Further Directions: Toward a Cognitive-Oriented Post-Graduate School of Negotiation and Mediation
International negotiation may typically advance in tandem with the actual or threatened use of power, whether military, economic, or of other sorts. The respective powers of the actors and the resulting rapports de force (balance of power) may condition the process and the results for those involved in the negotiation process and consequentially for international actors behind them (with whom they work in tandem). Because the actual or threatened use of force may also provoke conflict spirals and escalation, a psychological perspective of this kind of strategic thinking is highly useful. As Harold Nicolson stated in his famous book, Diplomacy (1963): “Because the psychological vigilance is a vital factor of the negotiation process, if a diplomat becomes so presumptuous to lose interests for the psychology of the counterpart he goes in hibernation and, in the field of the negotiation, he becomes useless.” Rubin (1991-2002), instead, paid a tribute to a multidisciplinary perspective: “The challenge is to find ways to co-ordinate psychological expertise with the expertise afforded through other disciplinary perspectives and to renew the role of psychology.”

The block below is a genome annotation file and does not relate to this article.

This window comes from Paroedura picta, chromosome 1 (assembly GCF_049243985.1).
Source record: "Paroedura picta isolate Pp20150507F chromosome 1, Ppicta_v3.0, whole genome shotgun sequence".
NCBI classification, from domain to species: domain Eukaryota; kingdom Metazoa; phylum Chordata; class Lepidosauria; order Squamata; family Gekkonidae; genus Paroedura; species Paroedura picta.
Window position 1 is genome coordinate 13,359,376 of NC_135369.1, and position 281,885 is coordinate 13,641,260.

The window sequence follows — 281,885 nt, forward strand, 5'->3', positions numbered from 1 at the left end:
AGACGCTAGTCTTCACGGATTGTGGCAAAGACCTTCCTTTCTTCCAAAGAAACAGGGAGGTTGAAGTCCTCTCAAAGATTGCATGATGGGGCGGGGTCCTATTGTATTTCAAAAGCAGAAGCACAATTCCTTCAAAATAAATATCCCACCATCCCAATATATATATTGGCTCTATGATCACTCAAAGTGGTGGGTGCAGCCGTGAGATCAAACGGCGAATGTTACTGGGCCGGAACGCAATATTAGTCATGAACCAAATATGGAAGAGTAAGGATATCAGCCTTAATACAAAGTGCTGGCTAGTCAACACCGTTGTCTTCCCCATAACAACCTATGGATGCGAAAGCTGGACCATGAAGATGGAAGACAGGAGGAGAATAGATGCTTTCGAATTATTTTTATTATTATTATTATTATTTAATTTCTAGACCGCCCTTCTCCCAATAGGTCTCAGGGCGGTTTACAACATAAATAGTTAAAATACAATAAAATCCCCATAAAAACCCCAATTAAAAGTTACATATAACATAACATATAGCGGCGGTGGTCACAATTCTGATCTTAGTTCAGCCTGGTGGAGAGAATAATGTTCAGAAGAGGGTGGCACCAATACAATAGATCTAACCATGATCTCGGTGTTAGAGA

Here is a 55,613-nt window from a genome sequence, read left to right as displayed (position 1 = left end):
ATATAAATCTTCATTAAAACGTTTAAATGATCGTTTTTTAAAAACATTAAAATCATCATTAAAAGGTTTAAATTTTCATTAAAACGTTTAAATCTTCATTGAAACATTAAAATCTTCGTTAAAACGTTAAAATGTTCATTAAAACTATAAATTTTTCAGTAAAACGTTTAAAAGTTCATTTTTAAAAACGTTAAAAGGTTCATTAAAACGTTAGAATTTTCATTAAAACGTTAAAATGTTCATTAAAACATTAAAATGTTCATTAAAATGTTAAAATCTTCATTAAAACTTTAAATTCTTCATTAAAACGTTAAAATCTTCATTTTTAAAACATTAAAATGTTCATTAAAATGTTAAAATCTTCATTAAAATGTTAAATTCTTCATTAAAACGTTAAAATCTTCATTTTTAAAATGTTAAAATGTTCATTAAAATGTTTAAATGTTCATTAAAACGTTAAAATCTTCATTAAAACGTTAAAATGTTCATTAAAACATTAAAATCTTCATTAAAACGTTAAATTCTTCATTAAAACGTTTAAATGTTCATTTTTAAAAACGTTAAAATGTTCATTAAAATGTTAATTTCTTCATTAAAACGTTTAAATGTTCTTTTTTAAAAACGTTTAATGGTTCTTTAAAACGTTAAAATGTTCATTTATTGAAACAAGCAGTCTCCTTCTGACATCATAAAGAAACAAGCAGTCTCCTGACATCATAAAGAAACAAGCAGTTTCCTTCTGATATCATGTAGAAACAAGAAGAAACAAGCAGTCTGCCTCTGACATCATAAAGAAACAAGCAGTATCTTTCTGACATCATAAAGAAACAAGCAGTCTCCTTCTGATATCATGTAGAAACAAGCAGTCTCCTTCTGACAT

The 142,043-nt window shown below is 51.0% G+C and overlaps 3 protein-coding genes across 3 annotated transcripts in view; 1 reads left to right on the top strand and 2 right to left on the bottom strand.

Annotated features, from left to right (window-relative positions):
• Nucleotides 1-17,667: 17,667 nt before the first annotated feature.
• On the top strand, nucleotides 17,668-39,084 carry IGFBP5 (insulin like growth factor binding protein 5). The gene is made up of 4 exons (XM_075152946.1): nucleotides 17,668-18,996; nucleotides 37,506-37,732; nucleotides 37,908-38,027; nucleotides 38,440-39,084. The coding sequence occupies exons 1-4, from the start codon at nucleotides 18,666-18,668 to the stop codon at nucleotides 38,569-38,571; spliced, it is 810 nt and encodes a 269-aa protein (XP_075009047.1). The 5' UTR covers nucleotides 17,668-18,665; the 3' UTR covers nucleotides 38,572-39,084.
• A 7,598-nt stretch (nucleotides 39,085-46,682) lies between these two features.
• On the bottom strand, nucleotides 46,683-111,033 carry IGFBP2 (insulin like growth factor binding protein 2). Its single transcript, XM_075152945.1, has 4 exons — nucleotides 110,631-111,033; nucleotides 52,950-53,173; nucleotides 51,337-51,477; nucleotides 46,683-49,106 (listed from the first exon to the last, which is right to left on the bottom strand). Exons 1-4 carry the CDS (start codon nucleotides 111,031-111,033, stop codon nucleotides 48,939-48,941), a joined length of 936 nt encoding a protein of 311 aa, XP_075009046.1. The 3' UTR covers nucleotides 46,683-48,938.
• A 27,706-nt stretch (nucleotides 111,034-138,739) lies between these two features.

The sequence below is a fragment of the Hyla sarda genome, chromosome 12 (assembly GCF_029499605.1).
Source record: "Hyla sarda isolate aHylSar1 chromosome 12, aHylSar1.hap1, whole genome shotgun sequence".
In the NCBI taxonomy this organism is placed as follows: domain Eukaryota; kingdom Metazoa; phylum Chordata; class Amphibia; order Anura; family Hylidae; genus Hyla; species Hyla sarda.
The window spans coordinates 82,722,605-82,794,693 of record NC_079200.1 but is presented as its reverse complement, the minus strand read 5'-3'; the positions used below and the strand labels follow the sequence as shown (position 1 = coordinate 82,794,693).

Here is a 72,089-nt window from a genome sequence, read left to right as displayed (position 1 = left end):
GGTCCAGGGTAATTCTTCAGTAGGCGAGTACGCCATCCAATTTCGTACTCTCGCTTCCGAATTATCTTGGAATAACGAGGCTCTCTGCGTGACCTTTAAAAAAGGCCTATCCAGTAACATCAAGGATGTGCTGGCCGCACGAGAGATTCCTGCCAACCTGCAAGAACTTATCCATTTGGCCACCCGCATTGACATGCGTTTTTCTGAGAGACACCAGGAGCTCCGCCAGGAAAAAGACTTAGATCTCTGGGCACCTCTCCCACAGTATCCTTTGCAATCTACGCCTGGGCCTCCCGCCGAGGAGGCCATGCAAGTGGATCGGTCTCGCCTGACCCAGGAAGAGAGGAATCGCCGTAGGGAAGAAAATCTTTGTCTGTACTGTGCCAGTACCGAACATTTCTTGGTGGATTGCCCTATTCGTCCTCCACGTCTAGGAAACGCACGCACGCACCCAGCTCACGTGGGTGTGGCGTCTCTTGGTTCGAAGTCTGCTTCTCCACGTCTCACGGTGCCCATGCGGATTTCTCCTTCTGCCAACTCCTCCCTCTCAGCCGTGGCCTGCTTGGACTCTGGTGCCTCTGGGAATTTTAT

KeywordsEmotional Intelligence Negotiation Process Cognitive Behaviour Therapy Cognitive Distortion International Negotiation
Unable to display preview. Download preview PDF.